September 16, 2013
- This acid–base indicator works in nonpolar organic solvents
- Explore liquid-crystal confinement in electrospun nanofibers
- Dithienostannole structures determine how they luminesce
- Optimize a biocatalytic reduction
- This magnetic stir bar is designed for microwave reactors
- Coated graphene quantum dots shine on and on in vivo
This acid–base indicator works in nonpolar organic solvents. Acid–base indicators consist of a broad range of halochromic compounds, most of which indicate pH only in aqueous solutions. pH indicators for visualizing acid–base equilibria in nonpolar organic solvents are scarce.
To tackle this problem, K. Ariga, J. P. Hill, and colleagues at the National Institute for Materials Science (Ibaraki), Tokyo University of Science, and JST-CREST (Tsukuba, all in Japan) developed a calixpyrrole-based indicator that can be used to qualitatively measure the acidity or basicity of materials dissolved in nonpolar media.
The authors chose oxoporphyrinogen (OxP) 1 as the indicator because its pyrrole protons have highly sensitive colorimetric responses to hydrogen bonding. It is highly soluble in nonpolar solvents because of its peripheral tert-butyl groups.
In the presence of 0.1 equiv 1,8-diazabicyclo[5.4.0]undec-7-ene (DBU), the color of the OxP in CH2Cl2 solution is blue. As CF3CO2H is added incrementally, the solution color changes to purple (the same as the neutral OxP), red, and eventually green.
The authors found that when CF3CO2H is added after DBU is neutralized, its protonated form transfers to the OxP to form the dication OxPH22+. Adding more CF3CO2H converts OxPH22+ to the tetracation OxPH44+. They showed that OxPH22+ and OxPH44+ are responsible for the red and green colors, respectively. The OxP also interacts with anions to form mono- and dianionic complexes.
The authors created an OxP-doped polymer matrix for qualitatively indicating acidity. When the matrix is exposed to varying amounts of organic acid vapors, the compounds’ acidities correspond to characteristic color combinations that can be differentiated by the naked eye. (Chem. Commun. 2013, 49, 6870–6872; Xin Su)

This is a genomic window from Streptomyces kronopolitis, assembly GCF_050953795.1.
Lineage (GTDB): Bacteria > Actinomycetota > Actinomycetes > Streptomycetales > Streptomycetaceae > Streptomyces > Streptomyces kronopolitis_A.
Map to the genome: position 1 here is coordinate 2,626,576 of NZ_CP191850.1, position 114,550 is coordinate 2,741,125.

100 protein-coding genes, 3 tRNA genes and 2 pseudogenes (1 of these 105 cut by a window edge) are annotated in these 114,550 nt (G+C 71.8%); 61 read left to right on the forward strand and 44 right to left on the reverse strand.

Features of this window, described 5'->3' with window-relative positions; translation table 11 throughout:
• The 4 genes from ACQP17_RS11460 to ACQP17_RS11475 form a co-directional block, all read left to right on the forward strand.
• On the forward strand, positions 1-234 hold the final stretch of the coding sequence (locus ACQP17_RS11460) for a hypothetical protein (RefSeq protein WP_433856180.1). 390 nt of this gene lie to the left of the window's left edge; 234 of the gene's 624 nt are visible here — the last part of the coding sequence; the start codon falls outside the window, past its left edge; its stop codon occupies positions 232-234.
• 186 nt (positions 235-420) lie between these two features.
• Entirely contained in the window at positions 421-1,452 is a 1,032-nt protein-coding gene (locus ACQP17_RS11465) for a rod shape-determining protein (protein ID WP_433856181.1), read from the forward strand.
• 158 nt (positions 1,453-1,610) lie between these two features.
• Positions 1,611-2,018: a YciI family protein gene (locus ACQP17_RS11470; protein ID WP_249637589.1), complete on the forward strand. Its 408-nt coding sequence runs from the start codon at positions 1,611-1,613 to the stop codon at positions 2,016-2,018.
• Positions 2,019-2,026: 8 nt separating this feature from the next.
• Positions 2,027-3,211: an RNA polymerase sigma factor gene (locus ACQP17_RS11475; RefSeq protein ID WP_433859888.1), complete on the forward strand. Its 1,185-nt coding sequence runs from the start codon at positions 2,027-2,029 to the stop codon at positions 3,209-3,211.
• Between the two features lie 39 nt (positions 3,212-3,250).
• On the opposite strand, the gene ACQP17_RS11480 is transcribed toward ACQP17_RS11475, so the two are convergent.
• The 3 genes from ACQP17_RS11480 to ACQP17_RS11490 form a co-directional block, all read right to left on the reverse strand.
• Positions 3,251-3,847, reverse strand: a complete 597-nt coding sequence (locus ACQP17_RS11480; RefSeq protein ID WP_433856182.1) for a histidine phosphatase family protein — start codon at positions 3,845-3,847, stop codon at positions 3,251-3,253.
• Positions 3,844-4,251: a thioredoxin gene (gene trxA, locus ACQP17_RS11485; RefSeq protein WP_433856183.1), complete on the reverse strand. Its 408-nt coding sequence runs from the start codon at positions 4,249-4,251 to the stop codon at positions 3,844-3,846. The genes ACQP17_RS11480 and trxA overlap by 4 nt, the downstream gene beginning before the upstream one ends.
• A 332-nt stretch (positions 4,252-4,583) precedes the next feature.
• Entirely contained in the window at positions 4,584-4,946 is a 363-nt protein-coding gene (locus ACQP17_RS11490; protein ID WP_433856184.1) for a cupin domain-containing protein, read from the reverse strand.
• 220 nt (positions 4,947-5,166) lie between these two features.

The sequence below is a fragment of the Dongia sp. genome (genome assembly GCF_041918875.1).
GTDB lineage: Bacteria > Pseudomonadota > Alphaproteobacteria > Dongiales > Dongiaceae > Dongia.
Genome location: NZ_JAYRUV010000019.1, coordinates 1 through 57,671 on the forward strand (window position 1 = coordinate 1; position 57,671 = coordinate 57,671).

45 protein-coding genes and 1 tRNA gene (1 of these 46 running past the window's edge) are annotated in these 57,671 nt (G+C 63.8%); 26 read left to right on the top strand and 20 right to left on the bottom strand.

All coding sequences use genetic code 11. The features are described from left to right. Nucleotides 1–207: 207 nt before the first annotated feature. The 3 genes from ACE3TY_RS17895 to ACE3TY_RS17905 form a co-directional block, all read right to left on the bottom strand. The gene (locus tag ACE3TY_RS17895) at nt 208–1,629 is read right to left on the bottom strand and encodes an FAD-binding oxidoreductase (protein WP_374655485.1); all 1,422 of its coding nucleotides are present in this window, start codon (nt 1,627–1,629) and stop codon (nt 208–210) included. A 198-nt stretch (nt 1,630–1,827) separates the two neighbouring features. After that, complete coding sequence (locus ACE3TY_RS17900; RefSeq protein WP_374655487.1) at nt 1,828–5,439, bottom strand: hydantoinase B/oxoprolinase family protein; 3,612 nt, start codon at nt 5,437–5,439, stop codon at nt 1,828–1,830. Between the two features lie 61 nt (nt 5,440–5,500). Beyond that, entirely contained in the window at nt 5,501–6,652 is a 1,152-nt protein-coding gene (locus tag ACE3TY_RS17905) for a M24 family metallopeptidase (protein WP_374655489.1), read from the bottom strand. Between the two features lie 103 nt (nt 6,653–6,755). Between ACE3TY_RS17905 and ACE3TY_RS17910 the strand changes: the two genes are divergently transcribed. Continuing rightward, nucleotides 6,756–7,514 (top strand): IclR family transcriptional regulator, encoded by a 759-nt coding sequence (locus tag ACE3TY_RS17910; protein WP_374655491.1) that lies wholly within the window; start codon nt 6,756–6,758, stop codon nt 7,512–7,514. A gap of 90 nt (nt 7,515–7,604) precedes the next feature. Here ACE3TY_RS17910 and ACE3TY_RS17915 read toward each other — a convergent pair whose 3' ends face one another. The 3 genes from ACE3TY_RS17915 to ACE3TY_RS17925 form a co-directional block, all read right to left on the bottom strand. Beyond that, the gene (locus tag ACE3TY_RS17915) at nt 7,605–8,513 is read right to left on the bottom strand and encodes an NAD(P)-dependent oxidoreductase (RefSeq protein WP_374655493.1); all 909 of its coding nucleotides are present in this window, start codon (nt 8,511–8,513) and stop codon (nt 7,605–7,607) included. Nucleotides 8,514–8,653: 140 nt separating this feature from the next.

Explore liquid-crystal confinement in electrospun nanofibers. E. Enz (Martin Luther-University, Halle-Wittenberg, Germany), V. La Ferrara (ENEA Portici Research Center (Italy), and G. Scalia* (Seoul National University) investigated the assembly and optical behavior of cholesteric liquid crystals (LCs) confined in electrospun nanofibers.
The authors prepared continuous, coaxial electrospun nanofibers with a chiral LC core and a poly(vinylpyrrolidone) (PVP) shell. The LC aligns along the long axis of the nanofiber; the helical structure of the LC is perpendicular to the fiber surface.
Using focused ion beam (FIB) etching, the authors determined that the nanofiber surface is noncylindrical as the result of wetting caused by the spinning conditions. This fiber structure greatly influences the LC confinement response. Because of the asymmetry in the fiber diameter, the optical behavior (i.e., the reflection wavelength) is dictated by the confining dimension below ≈500 nm and by defects in fiber thickness and length, which compress or expand the LC helix.
The authors note that this study highlights the structural complexity of the confinement-induced organization of LCs and reveals how FIB etching and current response, coupled with polarizing optical microscopy, can be used in other applications of fiber technology. (ACS Nano 2013, 7, 6627–6635; LaShanda Korley)
Dithienostannole structures determine how they photoluminesce. Electronic communication, such as in-phase interactions between metal σ* orbitals and bithiophene π* orbitals in heteroatom-bridged 2,2’-bithiophene derivatives, lowers the structures’ LUMO energy levels and reduces their HOMO–LUMO energy gaps. Silicon- and germanium-bridged 2,2’-bithiophenes are used as building blocks for functional materials, but much less is known about tin-bridged bithiophenes (dithienostannoles or DTSs).
J. Ohshita and coauthors at Hiroshima University (Higashi-Hiroshima), Sumitomo Chemical (Tsukuba), and Hokkaido University (Sapporo, all in Japan) synthesized DTS derivatives 1 and 2 and found that their luminescence behaviors are dramatically altered by their molecular structures.
In THF solution, dynamic intramolecular motions of the trimethylsilyl and phenyl rotors in 1 provide a path for nonradiative relaxation, which renders 1 nonemissive in the solution state. Its photoluminescence quantum yield (ΦPL) is as low as 0.009. Intramolecular motion becomes difficult when the molecules are packed; thus 1 becomes emissive in the crystalline state (ΦPL = 0.556).
The two benzoannulated units in 2 hinder the motion of the phenyl rotors on the stannole ring, making 2 more emissive (ΦPL = 0.296) than 1. The intermolecular π–π contacts between the large benzoannulated dithienostannole plates in the crystals of 2 compete with the conformational rigidification effect of crystallization. As a result, little change in emission efficiency is observed between its solution and its crystals. (Organometallics 2013, 32, 4136–4141; Ben Zhong Tang)
Costing and process studies optimize a biocatalytic reduction. 2-Octanone can be reduced to (R)-2-octanol with the enzyme Lactobacillus brevis alcohol dehydrogenase in a cascade of two enzyme-membrane reactors. NADPH is the cofactor, and glucose dehydrogenase from Bacillus spp. is used to regenerate NADPH.